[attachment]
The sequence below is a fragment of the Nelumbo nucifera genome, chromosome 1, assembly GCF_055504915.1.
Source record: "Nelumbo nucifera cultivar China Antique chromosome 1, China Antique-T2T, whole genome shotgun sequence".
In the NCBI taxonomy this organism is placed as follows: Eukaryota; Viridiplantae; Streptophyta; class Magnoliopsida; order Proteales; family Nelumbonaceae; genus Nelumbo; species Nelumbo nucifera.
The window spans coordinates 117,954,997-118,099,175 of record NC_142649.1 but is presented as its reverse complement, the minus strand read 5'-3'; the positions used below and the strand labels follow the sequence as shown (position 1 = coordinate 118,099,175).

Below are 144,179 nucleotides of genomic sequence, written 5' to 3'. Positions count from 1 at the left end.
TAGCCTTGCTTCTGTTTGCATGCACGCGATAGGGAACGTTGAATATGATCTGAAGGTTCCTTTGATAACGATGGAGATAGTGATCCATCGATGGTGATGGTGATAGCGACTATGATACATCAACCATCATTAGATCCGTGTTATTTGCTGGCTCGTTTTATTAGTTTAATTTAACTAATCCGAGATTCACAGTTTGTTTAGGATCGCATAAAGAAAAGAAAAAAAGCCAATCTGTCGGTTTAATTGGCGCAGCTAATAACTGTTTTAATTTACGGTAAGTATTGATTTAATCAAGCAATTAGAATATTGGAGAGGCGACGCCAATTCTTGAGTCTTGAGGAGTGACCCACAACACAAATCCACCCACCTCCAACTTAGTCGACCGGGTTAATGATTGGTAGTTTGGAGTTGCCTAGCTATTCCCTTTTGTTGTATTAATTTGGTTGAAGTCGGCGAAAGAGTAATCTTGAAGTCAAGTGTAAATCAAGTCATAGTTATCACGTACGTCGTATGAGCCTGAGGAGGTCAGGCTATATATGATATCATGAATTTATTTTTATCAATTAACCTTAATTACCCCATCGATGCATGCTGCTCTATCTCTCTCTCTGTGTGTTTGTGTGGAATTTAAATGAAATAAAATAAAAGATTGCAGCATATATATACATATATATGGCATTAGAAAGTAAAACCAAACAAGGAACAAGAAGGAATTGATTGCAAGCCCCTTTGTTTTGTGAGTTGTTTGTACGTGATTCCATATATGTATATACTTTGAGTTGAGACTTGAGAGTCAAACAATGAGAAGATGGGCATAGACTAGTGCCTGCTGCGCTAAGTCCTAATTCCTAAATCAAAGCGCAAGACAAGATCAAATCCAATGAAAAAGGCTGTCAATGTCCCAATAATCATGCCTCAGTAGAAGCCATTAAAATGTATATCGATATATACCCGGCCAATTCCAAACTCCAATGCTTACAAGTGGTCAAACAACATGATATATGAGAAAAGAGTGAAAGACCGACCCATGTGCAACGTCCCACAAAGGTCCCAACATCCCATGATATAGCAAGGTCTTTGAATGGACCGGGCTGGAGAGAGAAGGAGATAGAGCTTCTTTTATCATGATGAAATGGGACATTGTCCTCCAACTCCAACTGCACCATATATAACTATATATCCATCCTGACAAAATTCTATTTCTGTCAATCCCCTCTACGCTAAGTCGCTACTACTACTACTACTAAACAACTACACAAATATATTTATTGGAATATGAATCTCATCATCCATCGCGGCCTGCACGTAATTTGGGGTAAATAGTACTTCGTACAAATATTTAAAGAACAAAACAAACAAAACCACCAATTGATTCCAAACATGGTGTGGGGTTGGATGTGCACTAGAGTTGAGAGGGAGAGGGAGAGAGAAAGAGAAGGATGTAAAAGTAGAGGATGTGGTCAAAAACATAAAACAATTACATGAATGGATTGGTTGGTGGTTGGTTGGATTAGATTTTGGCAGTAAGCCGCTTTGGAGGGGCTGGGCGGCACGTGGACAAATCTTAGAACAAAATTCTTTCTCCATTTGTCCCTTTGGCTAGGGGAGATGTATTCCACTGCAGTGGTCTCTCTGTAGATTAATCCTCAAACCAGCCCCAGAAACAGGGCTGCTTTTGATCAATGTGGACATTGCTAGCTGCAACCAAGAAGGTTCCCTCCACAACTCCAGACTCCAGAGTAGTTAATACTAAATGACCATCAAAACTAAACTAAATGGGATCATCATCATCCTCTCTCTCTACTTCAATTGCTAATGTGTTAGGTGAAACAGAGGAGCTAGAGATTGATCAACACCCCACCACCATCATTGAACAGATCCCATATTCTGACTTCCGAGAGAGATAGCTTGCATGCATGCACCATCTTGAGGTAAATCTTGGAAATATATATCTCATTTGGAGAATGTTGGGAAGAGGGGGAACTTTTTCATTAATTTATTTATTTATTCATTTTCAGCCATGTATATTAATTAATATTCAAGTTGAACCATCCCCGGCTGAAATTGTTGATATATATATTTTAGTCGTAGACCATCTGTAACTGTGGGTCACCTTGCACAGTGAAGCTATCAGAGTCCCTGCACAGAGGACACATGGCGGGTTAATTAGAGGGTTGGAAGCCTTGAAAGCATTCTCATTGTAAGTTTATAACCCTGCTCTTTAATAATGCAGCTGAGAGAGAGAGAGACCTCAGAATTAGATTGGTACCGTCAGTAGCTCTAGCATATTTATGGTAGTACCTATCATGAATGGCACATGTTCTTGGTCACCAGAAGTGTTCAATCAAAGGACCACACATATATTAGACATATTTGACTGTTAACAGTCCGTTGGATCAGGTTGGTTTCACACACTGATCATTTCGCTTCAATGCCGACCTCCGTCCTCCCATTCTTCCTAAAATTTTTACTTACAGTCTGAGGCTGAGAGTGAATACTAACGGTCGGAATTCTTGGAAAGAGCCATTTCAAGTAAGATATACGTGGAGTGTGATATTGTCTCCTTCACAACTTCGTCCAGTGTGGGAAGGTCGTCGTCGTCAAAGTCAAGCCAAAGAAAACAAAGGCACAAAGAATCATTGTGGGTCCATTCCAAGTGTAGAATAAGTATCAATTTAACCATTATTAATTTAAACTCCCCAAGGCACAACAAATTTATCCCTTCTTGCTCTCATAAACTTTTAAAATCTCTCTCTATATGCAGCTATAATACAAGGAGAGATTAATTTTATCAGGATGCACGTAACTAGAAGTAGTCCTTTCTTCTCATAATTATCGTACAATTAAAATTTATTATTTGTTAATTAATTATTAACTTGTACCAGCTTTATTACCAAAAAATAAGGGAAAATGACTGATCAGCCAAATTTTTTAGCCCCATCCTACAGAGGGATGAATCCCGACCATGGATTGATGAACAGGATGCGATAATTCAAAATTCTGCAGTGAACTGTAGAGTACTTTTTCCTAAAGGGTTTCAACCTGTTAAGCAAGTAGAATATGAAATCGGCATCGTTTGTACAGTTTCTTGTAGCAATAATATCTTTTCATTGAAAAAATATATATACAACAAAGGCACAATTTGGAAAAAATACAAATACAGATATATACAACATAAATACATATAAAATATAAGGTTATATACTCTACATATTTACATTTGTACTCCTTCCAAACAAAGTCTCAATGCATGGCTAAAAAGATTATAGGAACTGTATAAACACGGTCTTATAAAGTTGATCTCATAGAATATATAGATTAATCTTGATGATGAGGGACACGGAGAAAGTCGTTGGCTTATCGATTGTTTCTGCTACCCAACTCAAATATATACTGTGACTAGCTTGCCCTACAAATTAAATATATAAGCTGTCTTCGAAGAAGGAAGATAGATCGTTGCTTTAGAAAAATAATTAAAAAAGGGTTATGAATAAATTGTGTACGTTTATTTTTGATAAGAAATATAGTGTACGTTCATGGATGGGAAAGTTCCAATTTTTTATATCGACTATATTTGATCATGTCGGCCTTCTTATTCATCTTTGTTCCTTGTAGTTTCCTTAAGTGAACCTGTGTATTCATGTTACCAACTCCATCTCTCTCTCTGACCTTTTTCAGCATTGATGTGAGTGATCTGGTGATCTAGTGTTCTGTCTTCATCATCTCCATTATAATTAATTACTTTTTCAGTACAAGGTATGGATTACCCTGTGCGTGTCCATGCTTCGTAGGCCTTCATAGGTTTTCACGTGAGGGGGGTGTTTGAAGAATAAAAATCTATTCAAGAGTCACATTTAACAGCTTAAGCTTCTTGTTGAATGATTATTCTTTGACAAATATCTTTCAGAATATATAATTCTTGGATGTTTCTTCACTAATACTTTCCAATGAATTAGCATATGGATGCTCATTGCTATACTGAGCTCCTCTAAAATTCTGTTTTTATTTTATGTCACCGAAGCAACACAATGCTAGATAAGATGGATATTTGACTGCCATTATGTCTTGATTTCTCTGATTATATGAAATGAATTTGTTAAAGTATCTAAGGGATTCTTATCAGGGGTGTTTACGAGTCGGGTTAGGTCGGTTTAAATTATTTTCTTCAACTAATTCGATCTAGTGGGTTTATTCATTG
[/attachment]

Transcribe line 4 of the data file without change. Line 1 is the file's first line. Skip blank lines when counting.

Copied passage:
The window spans coordinates 117,954,997-118,099,175 of record NC_142649.1 but is presented as its reverse complement, the minus strand read 5'-3'; the positions used below and the strand labels follow the sequence as shown (position 1 = coordinate 118,099,175).